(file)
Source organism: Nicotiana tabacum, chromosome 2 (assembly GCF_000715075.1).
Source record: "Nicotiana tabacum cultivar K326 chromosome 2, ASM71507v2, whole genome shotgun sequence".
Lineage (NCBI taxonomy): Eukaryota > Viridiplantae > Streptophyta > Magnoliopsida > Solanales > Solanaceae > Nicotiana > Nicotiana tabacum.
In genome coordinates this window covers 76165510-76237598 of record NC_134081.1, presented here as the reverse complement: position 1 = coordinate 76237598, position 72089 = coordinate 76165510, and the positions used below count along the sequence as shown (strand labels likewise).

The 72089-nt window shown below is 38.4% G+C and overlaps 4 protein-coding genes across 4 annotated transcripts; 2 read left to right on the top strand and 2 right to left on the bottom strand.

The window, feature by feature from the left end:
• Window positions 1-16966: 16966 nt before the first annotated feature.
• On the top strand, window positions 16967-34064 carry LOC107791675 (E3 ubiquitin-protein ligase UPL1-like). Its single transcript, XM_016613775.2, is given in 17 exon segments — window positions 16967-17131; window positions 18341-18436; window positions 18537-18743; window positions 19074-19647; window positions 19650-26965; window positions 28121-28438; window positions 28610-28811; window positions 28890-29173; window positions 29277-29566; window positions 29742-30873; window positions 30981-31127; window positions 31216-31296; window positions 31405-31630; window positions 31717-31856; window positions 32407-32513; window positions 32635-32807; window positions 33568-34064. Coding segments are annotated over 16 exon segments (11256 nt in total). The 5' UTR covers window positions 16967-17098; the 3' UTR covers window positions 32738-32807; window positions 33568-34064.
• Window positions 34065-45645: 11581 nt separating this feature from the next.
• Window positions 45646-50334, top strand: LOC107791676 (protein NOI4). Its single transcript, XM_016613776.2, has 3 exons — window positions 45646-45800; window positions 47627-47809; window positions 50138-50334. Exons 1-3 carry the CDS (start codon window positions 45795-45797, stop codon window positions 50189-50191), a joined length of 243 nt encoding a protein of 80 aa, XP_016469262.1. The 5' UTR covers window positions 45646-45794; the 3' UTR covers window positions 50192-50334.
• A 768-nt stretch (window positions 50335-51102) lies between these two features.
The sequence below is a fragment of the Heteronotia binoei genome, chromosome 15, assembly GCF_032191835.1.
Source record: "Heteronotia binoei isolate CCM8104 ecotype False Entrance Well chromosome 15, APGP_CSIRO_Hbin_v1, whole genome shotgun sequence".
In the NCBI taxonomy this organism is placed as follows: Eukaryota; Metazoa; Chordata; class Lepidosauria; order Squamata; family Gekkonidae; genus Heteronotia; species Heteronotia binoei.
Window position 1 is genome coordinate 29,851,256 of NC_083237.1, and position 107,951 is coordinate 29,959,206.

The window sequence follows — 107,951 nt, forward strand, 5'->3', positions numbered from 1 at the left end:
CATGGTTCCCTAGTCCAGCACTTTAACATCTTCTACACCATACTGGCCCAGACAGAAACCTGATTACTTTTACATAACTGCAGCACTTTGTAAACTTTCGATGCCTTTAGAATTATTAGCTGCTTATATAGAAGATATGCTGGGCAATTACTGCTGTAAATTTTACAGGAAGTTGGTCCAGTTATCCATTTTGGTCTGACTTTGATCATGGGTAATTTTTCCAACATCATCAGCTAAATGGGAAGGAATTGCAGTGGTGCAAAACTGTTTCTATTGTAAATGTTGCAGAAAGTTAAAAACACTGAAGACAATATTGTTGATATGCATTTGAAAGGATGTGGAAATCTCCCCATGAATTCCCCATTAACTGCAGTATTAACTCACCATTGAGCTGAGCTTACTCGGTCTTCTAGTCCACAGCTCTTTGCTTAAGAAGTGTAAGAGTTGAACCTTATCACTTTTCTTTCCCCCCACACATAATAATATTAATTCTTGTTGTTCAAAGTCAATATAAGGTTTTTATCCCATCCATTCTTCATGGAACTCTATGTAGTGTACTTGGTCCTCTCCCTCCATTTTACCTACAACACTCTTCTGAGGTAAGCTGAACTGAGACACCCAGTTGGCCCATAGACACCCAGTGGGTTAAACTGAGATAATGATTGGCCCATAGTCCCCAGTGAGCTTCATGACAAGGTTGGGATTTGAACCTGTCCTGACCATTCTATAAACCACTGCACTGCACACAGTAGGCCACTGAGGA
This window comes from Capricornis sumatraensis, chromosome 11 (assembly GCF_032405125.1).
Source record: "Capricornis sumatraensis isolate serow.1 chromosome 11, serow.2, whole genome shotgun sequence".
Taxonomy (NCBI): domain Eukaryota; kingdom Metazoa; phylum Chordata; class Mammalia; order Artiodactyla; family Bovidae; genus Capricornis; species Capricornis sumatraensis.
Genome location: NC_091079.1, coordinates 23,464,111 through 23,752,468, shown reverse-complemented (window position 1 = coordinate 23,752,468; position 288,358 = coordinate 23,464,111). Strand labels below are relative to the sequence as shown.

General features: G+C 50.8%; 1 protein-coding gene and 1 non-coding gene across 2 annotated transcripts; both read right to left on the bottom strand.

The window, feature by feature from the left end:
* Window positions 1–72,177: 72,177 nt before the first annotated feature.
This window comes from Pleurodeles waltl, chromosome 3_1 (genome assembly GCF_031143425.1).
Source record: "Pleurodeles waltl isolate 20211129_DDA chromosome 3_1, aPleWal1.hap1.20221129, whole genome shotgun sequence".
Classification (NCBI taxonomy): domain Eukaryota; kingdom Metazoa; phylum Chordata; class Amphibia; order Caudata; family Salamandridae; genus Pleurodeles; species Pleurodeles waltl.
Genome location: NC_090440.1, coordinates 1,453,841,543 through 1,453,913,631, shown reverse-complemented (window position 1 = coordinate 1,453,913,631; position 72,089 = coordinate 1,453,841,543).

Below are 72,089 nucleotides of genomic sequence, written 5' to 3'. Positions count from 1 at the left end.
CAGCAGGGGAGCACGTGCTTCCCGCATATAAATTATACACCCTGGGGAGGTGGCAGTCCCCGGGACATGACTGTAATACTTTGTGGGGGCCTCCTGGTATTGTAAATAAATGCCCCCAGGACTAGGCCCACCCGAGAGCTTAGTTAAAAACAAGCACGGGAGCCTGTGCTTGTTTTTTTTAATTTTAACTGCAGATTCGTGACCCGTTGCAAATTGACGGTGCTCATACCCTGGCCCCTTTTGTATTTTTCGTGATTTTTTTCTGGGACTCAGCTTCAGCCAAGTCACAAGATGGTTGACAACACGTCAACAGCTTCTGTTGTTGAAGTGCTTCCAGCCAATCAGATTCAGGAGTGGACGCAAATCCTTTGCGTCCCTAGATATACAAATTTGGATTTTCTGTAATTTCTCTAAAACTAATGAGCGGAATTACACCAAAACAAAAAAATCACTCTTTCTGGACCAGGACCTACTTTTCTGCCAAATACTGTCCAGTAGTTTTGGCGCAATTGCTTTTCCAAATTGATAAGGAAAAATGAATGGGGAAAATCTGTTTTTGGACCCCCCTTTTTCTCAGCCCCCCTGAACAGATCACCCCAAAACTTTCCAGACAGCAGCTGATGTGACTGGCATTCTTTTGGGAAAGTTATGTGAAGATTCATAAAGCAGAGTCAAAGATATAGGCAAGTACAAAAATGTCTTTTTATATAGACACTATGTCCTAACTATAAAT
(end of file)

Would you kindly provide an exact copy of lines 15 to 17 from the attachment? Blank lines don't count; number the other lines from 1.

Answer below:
Window position 1 is genome coordinate 29,851,256 of NC_083237.1, and position 107,951 is coordinate 29,959,206.

The window sequence follows — 107,951 nt, forward strand, 5'->3', positions numbered from 1 at the left end:
CATGGTTCCCTAGTCCAGCACTTTAACATCTTCTACACCATACTGGCCCAGACAGAAACCTGATTACTTTTACATAACTGCAGCACTTTGTAAACTTTCGATGCCTTTAGAATTATTAGCTGCTTATATAGAAGATATGCTGGGCAATTACTGCTGTAAATTTTACAGGAAGTTGGTCCAGTTATCCATTTTGGTCTGACTTTGATCATGGGTAATTTTTCCAACATCATCAGCTAAATGGGAAGGAATTGCAGTGGTGCAAAACTGTTTCTATTGTAAATGTTGCAGAAAGTTAAAAACACTGAAGACAATATTGTTGATATGCATTTGAAAGGATGTGGAAATCTCCCCATGAATTCCCCATTAACTGCAGTATTAACTCACCATTGAGCTGAGCTTACTCGGTCTTCTAGTCCACAGCTCTTTGCTTAAGAAGTGTAAGAGTTGAACCTTATCACTTTTCTTTCCCCCCACACATAATAATATTAATTCTTGTTGTTCAAAGTCAATATAAGGTTTTTATCCCATCCATTCTTCATGGAACTCTATGTAGTGTACTTGGTCCTCTCCCTCCATTTTACCTACAACACTCTTCTGAGGTAAGCTGAACTGAGACACCCAGTTGGCCCATAGACACCCAGTGGGTTAAACTGAGATAATGATTGGCCCATAGTCCCCAGTGAGCTTCATGACAAGGTTGGGATTTGAACCTGTCCTGACCATTCTATAAACCACTGCACTGCACACAGTAGGCCACTGAGGA